Satellite imagery detects vehicles at N.K. nuke test site

SEOUL-- Satellite imagery detected several vehicles or trailers at North Korea's Punggye-ri nuclear test site, a U.S. think tank said Sunday, another indication that Pyongyang may be preparing for its sixth nuclear test.

An article posted on 38 North, a website run by the U.S.-Korea Institute at Johns Hopkins University's School of Advanced International Studies, said that possibly four or five vehicles or trailers were seen at the entrance to the North Portal, the site of North Korea's past four nuclear tests.

"If these vehicles are related to test preparations, they could be involved in the installation of instrumentation or even a nuclear device," Joseph S. Bermudez Jr. and Jack Liu said in the article.

However, the evidence is not definitive; therefore, they may be there for other purposes as well, they said.

The imagery also indicated that a pile of construction materials, probably sand and aggregate, located in a nearby storage lot, appears undisturbed compared with previous images.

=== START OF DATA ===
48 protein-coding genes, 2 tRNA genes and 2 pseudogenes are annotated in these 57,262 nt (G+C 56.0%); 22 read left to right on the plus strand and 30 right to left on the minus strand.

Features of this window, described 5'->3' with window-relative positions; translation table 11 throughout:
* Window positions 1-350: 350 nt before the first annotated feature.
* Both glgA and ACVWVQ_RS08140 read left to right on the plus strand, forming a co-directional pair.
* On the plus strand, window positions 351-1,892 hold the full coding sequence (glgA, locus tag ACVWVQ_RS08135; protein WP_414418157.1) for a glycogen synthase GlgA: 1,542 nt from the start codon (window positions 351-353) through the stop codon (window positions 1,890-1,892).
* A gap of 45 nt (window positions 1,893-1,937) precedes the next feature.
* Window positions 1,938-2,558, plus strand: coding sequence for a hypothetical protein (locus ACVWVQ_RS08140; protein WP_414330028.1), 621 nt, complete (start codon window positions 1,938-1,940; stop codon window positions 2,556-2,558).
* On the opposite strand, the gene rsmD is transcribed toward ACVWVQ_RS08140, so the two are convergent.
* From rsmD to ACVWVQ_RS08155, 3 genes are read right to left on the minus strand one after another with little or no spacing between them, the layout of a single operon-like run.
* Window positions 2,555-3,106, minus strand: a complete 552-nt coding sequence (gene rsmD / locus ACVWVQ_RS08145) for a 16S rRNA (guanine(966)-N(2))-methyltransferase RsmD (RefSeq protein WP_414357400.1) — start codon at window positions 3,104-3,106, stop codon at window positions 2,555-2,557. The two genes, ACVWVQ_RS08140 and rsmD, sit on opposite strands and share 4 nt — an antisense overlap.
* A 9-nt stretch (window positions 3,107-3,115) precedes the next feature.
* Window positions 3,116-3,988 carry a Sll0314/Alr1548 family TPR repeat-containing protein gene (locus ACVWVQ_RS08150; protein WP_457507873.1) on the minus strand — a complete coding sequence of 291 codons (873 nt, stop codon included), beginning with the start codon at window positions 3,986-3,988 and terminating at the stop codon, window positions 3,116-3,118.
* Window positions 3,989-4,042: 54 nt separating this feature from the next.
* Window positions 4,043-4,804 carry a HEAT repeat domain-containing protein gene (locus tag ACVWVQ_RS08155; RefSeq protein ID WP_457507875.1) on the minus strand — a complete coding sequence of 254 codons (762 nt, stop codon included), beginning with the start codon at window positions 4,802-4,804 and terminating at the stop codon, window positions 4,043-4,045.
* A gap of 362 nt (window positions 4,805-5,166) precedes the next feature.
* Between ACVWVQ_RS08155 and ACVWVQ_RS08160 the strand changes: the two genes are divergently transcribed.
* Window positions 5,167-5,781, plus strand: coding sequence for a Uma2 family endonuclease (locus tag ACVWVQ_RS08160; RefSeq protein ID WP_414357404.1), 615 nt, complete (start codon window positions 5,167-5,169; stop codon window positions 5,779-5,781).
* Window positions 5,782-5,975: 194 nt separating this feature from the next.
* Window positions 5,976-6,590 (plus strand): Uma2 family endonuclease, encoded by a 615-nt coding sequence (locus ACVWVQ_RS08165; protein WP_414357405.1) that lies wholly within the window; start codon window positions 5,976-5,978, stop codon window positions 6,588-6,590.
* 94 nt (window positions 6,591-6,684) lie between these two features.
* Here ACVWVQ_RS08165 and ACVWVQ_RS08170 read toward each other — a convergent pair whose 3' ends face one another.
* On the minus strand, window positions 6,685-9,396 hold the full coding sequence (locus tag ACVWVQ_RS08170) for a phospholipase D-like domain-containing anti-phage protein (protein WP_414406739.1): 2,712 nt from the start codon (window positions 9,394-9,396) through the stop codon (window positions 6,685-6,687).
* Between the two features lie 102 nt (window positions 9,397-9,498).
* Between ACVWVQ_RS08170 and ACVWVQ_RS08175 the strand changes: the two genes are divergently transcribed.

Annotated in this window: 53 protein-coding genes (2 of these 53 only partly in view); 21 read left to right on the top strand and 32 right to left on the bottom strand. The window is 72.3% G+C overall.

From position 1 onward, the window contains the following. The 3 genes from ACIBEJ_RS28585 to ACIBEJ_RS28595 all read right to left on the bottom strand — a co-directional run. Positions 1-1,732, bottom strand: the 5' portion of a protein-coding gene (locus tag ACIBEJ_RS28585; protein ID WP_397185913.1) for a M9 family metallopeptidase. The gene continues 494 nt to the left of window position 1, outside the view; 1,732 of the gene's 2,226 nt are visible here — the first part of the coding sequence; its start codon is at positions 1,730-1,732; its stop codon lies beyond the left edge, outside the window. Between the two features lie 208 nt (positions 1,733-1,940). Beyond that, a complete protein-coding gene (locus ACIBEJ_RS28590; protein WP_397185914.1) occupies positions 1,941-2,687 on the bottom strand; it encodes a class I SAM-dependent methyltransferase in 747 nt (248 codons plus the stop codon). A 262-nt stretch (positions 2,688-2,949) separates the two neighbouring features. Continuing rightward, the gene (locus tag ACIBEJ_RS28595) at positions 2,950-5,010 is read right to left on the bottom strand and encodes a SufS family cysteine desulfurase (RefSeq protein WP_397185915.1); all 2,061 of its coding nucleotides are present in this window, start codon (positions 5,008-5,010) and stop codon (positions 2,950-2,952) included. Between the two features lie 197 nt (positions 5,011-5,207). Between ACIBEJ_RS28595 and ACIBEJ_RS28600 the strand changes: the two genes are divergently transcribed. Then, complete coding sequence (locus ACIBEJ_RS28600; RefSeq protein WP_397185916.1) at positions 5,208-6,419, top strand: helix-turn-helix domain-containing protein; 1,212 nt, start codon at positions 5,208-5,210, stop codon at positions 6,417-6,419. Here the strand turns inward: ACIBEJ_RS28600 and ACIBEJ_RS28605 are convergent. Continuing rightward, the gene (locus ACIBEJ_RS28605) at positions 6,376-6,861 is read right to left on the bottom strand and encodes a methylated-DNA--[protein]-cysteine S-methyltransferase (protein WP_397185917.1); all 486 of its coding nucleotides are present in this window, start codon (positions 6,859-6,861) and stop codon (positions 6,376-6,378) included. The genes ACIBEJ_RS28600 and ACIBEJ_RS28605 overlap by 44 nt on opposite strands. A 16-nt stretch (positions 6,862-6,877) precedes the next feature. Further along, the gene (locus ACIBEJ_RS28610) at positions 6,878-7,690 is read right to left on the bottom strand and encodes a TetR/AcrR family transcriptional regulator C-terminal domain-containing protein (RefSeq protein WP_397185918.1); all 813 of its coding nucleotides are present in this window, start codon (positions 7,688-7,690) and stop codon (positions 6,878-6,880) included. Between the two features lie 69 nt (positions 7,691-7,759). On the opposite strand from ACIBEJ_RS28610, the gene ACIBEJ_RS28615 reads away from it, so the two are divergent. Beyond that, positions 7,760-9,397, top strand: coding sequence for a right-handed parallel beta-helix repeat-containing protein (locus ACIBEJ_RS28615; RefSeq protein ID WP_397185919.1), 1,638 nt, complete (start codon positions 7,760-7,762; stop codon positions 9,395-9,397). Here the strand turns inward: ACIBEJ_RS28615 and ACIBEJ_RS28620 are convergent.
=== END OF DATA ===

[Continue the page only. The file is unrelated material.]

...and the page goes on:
That material, if it is sand and aggregate, when mixed with concrete, may be intended to plug segments of a tunnel to prevent a nuclear explosion from escaping into the atmosphere, they said.

On Friday, South Korean defense officials said North Korea seems to have finished preparing for another nuclear test, waiting for leader Kim Jong-un's final decision.

News reports said last week that North Korea's sixth nuclear test appeared imminent. Fox News said U.S. officials have detected evidence that North Korea has finished digging new tunnels around its nuclear site in Punggye-ri. But there have been no indications yet of busy activity of vehicles and equipment there.

Source: Yonhap News Agency

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